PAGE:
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Anthropomorphism in IslamThe Challenge of Traditionalism (700-1350)$
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Livnat Holtzman

Print publication date: 2018

Print ISBN-13: 9780748689569

Published to Edinburgh Scholarship Online: September 2018

DOI: 10.3366/edinburgh/9780748689569.001.0001

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Iconic Books and Gestures: Aḥādīth al-Ṣifāt in the Public Sphere

Iconic Books and Gestures: Aḥādīth al-Ṣifāt in the Public Sphere

Chapter:
(p.267) 5 Iconic Books and Gestures: Aḥādīth al-Ṣifāt in the Public Sphere
Source:
Anthropomorphism in Islam
Author(s):

Livnat Holtzman

Publisher:
Edinburgh University Press
DOI:10.3366/edinburgh/9780748689569.003.0006

This chapter examines the ubiquitous presence of aḥādīth al-ṣifāt in the public sphere by focusing on four iconic texts: the caliphal Qadiri Creed, Ibn Khuzayma’s (d. 924) Kitāb al-Tawḥid, Fakhr al-Din al-Razi’s (d. 1210) Asās al-Taqdīs and Ibn Taymiyya’s (d. 1328) al-Ḥamawiyya al-Kubrā. These iconic texts, which offer various discussions of aḥādīth al-ṣifāt, stood at the centre of public attention, and were revered as objects of political power. This chapter fully unfolds the connection between these four texts, and the role that they played in political events that took place in different venues from tenth century Nishapur to fourteenth century Damascus. Both the extremely popular Asās al-Taqdīs and al-Ḥamawiyya al-Kubrā ignited a public controversy about the performance of two iconic gestures that were linked to the recitations of aḥādīth al-ṣifāt: pointing the index finger heavenward and raising both hands in prayer. The chapter highlights al-Ḥamawiyya al-Kubrā’s iconicity by addressing the derogative name ḥashwiyya (vulgar anthropomorphists) which was central to this public controversy. The iconic books and gestures that are discussed in this chapter underscore the interface between theology and politics, and reveal a layer as yet unknown of the controversy between the ultra-traditionalists (Hanbalites) and the rational-traditionalists (the later Ashʿarites).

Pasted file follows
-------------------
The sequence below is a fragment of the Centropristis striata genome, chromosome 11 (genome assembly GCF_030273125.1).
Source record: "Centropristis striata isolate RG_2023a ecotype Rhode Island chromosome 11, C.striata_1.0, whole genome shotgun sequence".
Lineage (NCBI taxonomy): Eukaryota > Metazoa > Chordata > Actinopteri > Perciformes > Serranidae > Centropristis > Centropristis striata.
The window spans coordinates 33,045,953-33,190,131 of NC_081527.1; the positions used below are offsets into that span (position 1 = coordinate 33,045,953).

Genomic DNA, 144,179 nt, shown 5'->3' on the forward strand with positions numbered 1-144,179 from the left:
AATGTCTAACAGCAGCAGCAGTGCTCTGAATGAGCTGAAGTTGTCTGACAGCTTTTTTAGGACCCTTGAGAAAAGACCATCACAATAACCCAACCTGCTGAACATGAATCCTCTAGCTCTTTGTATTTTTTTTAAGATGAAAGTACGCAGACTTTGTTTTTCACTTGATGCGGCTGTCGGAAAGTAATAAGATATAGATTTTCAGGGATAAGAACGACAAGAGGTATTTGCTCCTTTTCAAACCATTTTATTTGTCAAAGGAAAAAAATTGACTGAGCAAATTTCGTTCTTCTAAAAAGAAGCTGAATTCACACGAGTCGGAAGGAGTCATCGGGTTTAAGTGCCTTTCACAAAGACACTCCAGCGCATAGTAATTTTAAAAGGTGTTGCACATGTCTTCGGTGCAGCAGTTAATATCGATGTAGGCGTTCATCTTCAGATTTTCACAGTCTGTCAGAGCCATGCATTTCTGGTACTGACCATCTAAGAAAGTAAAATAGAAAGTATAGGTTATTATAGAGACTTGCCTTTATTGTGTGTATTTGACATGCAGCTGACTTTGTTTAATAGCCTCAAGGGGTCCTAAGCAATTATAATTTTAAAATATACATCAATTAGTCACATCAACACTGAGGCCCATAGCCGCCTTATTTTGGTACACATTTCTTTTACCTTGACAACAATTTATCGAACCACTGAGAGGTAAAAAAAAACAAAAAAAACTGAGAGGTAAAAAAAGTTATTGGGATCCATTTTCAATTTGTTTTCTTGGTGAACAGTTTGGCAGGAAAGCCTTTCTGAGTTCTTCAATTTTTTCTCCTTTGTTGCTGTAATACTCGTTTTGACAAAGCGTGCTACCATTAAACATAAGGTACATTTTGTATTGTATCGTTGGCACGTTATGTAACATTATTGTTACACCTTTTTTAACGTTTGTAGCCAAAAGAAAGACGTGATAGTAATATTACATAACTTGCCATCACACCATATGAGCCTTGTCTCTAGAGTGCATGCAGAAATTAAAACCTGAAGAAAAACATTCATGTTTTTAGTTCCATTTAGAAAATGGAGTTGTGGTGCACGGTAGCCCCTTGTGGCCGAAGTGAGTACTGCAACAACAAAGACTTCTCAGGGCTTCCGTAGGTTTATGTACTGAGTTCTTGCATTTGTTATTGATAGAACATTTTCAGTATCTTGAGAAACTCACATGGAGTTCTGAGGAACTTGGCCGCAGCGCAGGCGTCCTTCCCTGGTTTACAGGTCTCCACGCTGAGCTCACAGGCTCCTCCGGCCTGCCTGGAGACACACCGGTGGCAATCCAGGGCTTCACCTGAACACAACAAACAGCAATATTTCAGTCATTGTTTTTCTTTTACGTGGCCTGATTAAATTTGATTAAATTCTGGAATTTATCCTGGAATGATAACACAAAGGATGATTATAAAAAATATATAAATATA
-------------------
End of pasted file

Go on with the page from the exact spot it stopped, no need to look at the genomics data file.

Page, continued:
Keywords:   Iconic books, iconic gestures, ḥashwiyya, vulgar anthropomorphists, ultra-traditionalists, Hanbalites, rational-traditionalists, Ashʿarites

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